If you suspect human trafficking, call the National Human Trafficking Hotline: 1-888-373-7888.
Overview of Human Trafficking
Human trafficking is modern day slavery that touches every corner of the globe. This multi-billion criminal enterprise is the fastest growing crime in the world. Human trafficking involves both commercial sexual exploitation and labor servitude. The average age of entry for victims is 12-14 years old.
Definition of Human Trafficking
The term "human trafficking" is used in common parlance to describe many forms of exploitation of human beings. Human trafficking crimes focus on the act of compelling or coercing a person's labor, services, or commercial sex acts; or using children under the age of 18 for commercial sex acts. The coercion can be subtle or overt, physical or psychological, but it must be used to coerce a victim into performing labor, services, or commercial sex acts. The laws against trafficking are rooted in the prohibition against slavery and involuntary servitude guaranteed by the Thirteenth Amendment to the United States Constitution.
The victims include some of the most vulnerable in society: abused children who’ve run away from home, women with few job skills, immigrants who fear deportation or retaliation against their families overseas if they speak up. For them, there is little hope of escape.
Sex trafficking is the use of force, coercion or deception to recruit, entice, harbor, transport, provide, obtain, or maintain, another person for the purpose of commercial sexual activities.
If the victim is a minor under age 18, force, coercion and deception not required in cases of sex trafficking. Human trafficking, in the case of a minor is recruiting, enticing, harboring, transporting, providing, obtaining, or maintaining, another person for the purpose of commercial sexual activities.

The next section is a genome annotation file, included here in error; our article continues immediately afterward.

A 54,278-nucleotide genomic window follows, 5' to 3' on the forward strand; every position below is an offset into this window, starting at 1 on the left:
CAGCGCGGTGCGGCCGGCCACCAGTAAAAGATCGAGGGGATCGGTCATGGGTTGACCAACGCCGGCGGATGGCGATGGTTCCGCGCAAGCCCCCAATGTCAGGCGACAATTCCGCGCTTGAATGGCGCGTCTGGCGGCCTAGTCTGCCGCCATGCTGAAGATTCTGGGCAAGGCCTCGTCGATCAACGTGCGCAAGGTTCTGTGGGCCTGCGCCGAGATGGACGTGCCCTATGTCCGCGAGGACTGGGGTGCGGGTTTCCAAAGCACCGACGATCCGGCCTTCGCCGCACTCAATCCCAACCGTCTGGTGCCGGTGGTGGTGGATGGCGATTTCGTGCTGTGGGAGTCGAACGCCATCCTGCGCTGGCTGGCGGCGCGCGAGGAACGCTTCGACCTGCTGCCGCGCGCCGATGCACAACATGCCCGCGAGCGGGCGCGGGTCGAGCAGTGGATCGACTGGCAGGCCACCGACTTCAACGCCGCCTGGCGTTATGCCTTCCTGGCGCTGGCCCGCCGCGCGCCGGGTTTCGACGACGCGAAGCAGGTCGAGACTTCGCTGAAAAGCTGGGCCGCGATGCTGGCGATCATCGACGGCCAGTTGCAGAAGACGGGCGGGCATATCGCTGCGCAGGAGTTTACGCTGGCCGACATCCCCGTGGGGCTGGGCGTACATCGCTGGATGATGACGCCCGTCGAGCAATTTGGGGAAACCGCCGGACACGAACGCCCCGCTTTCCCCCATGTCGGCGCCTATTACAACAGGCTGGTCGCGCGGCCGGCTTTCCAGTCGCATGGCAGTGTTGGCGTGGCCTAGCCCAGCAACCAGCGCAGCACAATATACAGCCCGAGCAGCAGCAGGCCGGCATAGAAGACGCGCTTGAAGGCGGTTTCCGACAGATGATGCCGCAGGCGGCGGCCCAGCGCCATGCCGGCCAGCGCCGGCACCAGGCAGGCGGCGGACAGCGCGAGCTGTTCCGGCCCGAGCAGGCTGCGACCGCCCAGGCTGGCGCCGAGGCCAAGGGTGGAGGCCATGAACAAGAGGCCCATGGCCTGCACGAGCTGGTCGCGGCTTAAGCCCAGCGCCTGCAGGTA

Labor trafficking is the use of force, fraud or coercion to recruit, harbor, transport, obtain or employ a person for labor or services in involuntary servitude, peonage, debt bondage or slavery. Force, fraud or coercion must be present in case of labor trafficking involving a minor.
The Law in Georgia
In 2011, Attorney General Sam Olens joined forces with Senator Renee Unterman and Representative Edward Lindsey during his first legislative session as Attorney General to advocate for a stronger human trafficking law in Georgia. HB 200 went into effect on July 1, 2011, and the punishment now fits the crime. HB 200:
- Substantially increases the punishment for human trafficking from a possible one year sentence to a minimum of ten years. If the trafficking causes a minor to commit sex acts by coercion or deception, human traffickers now face 25 years to life in prison, up from maximum sentence of 20 years. Offenders can also be fined up to $100,000.00.
- Takes the important step of no longer allowing the age of consent (16) or the lack of knowledge of the age of the victim to be used as a defense.
- Broadens the definition of coercion to recognize and encompass additional ways that victims are coerced into exploitation.
- Authorizes asset forfeiture for property derived from or used in trafficking
- Provides training for law enforcement.
- Increases punishments for pimping, pandering and keeping a house of prostitution, when the victim is under 16 years of age from five to twenty years to ten to thirty years.
- Makes victims of human trafficking eligible for victim compensation for the serious mental and emotional trauma they experience.
For more information on human trafficking, contact Katie McCreary at firstname.lastname@example.org.